There are many fond memories bound in the Sampson Community College yearbooks, and Joanne Williams likes to sit and flip through the pages and remember the educational institute during its earlier years.
Williams was the second hired employee of the industrial educational center that is celebrating its 50th anniversary this year. Chartered in 1967 as an extension of Wayne Technical Institute, Sampson Technical Institute was decreed by the General Assembly as an independent unit with Dr. James Earl Vann as the first president.
“We didn’t have a lot of support back then,” Williams recalled about her time spent working as a controller for the college. “We had to work hard to really sell the college.”
For the first year, Williams said she and Vann worked from a one-room office space on Rowan Road at the County Complex. Eventually, as the staff grew, the school was moved to the old East Indian School north of Clinton before the current location was constructed following a bond referendum in 1972.
“They required we have at least 10 students before we could make a class,” Williams said. “We went anywhere we could trying to find students to fill the classrooms.”
According to Williams, at one time, classes were spread all across the county, using buildings, rooms and schools as a classroom environment.
With no budget and few employees, Williams said the educational center grew, and the college began offering not only high school vocational classes, but technical courses and eventually college courses.
The official move to the N.C. 24 campus didn’t happen until 1976, when the faculty and staff of the college moved, holding an open house in April of the same year. At this time, the North Building, a trailer for storage and the metal vocational building were the only structures on the site. One year later, in 1977, the East Building was completed to house vocational classes.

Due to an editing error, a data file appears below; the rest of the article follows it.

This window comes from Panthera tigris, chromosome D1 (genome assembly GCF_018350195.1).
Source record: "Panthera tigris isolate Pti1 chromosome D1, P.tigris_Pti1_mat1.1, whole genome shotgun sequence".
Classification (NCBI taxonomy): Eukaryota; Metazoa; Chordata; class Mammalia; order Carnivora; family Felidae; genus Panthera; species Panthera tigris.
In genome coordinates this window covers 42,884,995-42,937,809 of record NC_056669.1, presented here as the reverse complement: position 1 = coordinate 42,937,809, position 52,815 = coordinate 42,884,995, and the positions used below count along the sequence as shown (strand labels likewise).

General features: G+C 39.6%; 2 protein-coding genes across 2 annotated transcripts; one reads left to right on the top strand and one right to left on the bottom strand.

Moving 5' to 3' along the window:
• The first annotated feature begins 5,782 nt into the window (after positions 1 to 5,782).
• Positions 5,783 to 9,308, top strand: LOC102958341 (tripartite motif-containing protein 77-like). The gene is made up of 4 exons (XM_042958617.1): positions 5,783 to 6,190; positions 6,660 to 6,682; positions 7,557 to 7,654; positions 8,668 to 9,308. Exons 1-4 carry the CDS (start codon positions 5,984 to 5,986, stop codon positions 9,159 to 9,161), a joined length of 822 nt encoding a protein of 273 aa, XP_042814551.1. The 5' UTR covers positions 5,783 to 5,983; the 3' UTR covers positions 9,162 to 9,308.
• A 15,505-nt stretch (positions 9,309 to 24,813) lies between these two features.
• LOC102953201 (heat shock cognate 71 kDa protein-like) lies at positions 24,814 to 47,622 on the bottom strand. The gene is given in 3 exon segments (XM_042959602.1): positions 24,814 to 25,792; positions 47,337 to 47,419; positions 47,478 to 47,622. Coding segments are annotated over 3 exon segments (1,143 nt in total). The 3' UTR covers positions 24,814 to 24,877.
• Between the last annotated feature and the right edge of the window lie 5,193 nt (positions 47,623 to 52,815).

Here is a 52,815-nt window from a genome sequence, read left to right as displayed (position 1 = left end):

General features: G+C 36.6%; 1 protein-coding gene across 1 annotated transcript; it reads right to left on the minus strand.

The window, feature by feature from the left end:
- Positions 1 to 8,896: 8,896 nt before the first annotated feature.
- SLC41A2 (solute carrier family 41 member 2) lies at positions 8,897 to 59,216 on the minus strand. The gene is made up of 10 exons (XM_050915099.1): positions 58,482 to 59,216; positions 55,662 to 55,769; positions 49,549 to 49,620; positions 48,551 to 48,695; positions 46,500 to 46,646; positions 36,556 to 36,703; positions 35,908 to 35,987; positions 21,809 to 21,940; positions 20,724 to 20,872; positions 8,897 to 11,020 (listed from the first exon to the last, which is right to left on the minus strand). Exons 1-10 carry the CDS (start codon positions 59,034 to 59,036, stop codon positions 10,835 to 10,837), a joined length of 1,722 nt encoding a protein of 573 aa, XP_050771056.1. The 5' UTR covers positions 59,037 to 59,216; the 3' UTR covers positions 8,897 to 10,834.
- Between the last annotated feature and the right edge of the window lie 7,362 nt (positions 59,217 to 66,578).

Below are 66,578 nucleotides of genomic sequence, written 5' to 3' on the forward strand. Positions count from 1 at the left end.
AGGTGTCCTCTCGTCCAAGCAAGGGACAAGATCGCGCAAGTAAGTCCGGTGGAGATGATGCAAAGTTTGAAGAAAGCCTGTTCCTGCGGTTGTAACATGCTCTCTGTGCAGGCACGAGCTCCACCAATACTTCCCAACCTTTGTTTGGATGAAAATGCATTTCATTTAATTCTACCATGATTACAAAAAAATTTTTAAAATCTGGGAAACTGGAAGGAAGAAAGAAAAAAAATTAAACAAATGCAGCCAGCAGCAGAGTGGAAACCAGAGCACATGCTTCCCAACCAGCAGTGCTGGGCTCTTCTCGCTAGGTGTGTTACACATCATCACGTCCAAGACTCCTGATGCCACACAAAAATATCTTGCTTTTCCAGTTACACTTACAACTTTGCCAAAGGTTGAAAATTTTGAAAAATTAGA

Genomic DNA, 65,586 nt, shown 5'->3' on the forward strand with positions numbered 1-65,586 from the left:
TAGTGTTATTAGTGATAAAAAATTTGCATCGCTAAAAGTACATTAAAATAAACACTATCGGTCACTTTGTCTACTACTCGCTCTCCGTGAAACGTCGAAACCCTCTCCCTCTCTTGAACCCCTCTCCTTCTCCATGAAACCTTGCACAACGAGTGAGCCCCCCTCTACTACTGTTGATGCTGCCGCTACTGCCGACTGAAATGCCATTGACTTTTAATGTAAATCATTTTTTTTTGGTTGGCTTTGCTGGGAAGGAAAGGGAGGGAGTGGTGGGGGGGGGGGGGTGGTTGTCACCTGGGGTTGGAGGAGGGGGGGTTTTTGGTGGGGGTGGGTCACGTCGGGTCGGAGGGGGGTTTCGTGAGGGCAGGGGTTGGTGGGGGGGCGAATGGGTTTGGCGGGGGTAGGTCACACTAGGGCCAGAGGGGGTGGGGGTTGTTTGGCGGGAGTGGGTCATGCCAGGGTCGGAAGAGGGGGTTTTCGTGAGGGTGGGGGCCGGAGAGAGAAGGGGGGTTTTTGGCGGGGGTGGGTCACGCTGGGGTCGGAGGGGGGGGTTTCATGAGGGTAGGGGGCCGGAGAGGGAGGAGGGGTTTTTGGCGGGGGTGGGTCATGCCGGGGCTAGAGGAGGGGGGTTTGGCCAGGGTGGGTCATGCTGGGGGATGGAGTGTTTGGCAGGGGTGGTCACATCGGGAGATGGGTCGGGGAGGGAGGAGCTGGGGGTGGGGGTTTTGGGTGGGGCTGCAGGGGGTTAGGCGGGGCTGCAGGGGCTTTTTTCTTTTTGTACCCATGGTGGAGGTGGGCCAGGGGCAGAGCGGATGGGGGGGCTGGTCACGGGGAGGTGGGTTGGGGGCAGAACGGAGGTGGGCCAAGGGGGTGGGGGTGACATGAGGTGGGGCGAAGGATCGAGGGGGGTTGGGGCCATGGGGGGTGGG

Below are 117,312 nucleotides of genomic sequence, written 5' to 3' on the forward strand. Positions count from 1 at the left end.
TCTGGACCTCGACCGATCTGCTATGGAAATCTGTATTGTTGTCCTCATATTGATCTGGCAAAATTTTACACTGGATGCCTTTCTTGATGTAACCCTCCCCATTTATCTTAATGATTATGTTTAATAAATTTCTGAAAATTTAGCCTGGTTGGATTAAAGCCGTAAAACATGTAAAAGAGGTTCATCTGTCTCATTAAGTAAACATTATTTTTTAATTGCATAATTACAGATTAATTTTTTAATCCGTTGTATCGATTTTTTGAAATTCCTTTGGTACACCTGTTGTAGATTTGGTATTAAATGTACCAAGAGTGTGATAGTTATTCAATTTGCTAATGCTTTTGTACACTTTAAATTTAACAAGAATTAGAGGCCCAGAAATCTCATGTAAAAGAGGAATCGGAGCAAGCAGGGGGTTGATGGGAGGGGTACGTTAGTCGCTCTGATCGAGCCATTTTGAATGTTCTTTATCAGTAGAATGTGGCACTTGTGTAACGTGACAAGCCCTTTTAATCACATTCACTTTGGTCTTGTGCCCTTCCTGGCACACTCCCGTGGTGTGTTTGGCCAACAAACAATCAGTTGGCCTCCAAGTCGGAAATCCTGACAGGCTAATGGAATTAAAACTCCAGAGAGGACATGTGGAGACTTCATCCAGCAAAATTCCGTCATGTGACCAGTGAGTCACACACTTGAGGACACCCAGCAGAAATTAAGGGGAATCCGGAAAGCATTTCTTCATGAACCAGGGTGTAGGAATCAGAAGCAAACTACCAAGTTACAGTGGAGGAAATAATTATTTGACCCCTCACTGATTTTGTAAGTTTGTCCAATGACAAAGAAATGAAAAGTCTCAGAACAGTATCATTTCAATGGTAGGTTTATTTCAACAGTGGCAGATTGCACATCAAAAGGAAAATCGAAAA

In 1979, the name was changed to Sampson Technical College, but would again change in 1986 when Dr. Clifton Paderick, the institute’s third president, established Sampson Community College. The official name change wasn’t made until late 1987. It was around this time that Williams says she stopped working with the college, after 20 years of service in the bookkeeping office.
“Sampson Community College is one of the most wonderful things in Sampson County,” Williams shared. “It has remitted many students to further their education.”
For its future, Williams says she hopes the college continues to grow. Over the last 20 years, the college has continued to change, with the addition of the Kitchen Building, Warren Student Center, Technology and Activities centers and the Occupational Building. More change is planned for the future, after the ConnectNC bond passed last year, allowing roughly $4.7 million to come into the college for renovations and new construction.
“If the college continues to grow as it has been doing, it will be a huge asset to the students,” Williams said. “By having this type of educational institute locally, students can stay home, work and study to get their education without having to leave.”
The college has changed during its five decades of existence, and Williams says she is proud to have been a part of the beginning process. When the college first opened, there was one classroom, one office and one instructional offering in an adult high school program. That changed when the business administration curriculum started with Lois Denny, who was employed on a part-time basis. Three full-time vocational programs soon followed, including bricklaying, plumbing and electrical work.
“Now, Sampson Community College has so many options,” Williams attested. “Students can begin furthering their education right here at home and then after two years, transfer into a much larger college.”
After working in the educational industry for more than 20 years, Williams sold medical equipment and later sold insurance. She just fully retired last March, and enjoys spending time at home with her family, which consists of her husband, two children, seven grandchildren and seven great-grandchildren.
“I always loved what I did,” Williams said. “The children were the best part.”
Reach Kristy D. Carter at 910-592-8137, ext. 2588. Follow us on Twitter at @SampsonInd. Like us on Facebook.